At Rio+20, world must seize generational opportunity to achieve sustainable future – Ban

23 May 2012 – Secretary-General Ban Ki-moon today urged countries to seize the opportunity provided by the upcoming United Nations Conference on Sustainable Development (Rio+20) to set the world on a path towards a sustainable future, stressing that collective power in the form of partnerships will be crucial to address the challenges the planet is facing.

“Rio offers a generational opportunity to hit the reset button: to set a new course toward a future that balances the economic, social and environmental dimensions of prosperity and human well-being,” Mr. Ban said in an opinion-piece published in the International Herald Tribune newspaper.

More than 130 Heads of State, along with thousands of parliamentarians, mayors, UN officials, Chief Executive Officers and civil society leaders will come together at Rio+20, in Rio de Janeiro, Brazil, next month, to shape and adopt new policies and measures to promote prosperity, reduce poverty and advance social equity and environmental protection.

The conference will mark the 20th anniversary of the 1992 Earth Summit, also held in Rio de Janeiro, which set out the principles of sustainable development.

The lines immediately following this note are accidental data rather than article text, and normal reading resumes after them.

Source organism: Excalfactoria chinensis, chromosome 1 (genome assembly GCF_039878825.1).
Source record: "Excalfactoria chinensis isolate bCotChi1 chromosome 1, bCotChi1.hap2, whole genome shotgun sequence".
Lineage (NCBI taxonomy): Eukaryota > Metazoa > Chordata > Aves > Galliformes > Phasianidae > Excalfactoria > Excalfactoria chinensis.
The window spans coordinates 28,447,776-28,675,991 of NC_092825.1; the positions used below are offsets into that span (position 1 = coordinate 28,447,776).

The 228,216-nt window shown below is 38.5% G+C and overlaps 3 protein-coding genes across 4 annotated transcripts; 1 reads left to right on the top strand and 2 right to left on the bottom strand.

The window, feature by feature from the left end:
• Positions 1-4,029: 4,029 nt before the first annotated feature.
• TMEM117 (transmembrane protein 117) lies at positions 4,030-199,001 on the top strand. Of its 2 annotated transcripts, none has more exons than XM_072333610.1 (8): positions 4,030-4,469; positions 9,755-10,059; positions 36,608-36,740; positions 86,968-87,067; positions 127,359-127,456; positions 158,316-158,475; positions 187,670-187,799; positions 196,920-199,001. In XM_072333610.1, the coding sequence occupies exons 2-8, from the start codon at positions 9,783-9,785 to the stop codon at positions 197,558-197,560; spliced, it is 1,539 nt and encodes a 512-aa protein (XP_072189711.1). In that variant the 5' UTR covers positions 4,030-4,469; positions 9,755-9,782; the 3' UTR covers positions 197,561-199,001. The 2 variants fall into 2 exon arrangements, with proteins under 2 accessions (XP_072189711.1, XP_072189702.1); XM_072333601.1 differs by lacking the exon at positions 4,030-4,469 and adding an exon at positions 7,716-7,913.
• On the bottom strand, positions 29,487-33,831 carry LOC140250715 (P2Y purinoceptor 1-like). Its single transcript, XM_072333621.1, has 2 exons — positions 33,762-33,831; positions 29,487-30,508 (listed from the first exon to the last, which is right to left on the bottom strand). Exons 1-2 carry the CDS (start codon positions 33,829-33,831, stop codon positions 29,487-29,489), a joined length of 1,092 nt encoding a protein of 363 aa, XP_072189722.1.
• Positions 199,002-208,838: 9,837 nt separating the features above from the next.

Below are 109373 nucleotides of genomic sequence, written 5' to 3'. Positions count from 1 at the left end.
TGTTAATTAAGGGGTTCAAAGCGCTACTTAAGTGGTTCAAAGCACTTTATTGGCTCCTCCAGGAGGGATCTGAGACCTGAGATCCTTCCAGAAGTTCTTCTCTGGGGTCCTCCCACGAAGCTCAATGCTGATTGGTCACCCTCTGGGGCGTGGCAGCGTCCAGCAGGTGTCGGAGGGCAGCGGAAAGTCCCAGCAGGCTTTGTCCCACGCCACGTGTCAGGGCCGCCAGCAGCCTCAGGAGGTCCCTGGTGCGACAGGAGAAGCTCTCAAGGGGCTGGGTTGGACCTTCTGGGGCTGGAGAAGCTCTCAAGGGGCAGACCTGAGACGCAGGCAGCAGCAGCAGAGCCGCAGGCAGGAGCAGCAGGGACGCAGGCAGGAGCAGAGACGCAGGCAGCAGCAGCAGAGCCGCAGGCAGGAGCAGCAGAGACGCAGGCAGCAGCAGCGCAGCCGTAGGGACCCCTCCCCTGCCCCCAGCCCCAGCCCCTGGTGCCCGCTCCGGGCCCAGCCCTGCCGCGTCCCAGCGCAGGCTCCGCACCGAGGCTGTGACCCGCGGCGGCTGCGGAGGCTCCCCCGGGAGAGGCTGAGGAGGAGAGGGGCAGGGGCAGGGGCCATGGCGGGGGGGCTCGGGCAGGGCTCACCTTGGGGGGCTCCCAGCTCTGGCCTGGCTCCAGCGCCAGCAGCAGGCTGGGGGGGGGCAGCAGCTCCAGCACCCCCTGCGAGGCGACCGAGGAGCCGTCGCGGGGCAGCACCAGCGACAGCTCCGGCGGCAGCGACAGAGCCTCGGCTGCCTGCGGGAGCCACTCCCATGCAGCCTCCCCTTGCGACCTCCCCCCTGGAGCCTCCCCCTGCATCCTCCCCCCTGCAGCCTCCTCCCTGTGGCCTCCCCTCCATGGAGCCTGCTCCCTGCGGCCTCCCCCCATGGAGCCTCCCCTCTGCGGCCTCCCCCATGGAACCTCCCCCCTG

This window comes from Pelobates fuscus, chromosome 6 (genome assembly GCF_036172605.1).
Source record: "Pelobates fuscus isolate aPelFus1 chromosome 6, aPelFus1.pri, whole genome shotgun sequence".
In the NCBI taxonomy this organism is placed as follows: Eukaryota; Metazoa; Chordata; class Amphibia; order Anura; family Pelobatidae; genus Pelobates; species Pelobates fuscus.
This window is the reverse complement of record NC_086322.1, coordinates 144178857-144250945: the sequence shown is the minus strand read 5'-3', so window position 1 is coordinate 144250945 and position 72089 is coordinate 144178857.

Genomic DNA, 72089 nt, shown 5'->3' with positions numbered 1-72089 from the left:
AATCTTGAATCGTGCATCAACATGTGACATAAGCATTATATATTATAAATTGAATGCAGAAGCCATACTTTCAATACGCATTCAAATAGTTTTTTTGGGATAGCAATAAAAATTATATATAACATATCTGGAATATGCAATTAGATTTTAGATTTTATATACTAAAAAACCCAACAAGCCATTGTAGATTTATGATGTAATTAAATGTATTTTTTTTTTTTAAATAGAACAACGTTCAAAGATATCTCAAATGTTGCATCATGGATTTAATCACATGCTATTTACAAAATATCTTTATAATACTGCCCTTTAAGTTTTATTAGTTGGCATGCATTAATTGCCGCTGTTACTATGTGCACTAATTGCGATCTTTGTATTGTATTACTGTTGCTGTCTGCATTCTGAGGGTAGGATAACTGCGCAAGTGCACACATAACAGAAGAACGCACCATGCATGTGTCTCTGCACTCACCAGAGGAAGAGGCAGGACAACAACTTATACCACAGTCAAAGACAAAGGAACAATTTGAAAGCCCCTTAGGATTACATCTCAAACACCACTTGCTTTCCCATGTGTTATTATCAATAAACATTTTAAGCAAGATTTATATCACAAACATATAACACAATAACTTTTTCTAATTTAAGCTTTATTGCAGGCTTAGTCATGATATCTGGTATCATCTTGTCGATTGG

“We recognize that we can not continue to burn and consume our way to prosperity. Yet we have not embraced the obvious solution – the only possible solution, now as it was 20 years ago: sustainable development,” Mr. Ban noted in his opinion-piece.

He emphasized the importance of establishing partnerships and engaging global leaders to obtain the support needed to “set in motion a conceptual revolution in how we think about creating dynamic yet sustainable growth for the 21st century and beyond.”

In particular, the Secretary-General highlighted that the conference should serve to inspire new ways of thinking about economic models, as well as food security and employment; build on the anti-poverty targets known as the Millennium Development Goals (MDGs); give voice to parts of society often heard the least, especially women and youth; and trigger action from States to better use limited resources.

“Because so many of today’s challenges are global, they demand a global response – collective power exercised in powerful partnership,” Mr. Ban added. “Now is not the moment for narrow squabbling. This is a moment for world leaders and their people to unite in common purpose around a shared vision of our common future – the future we want.”


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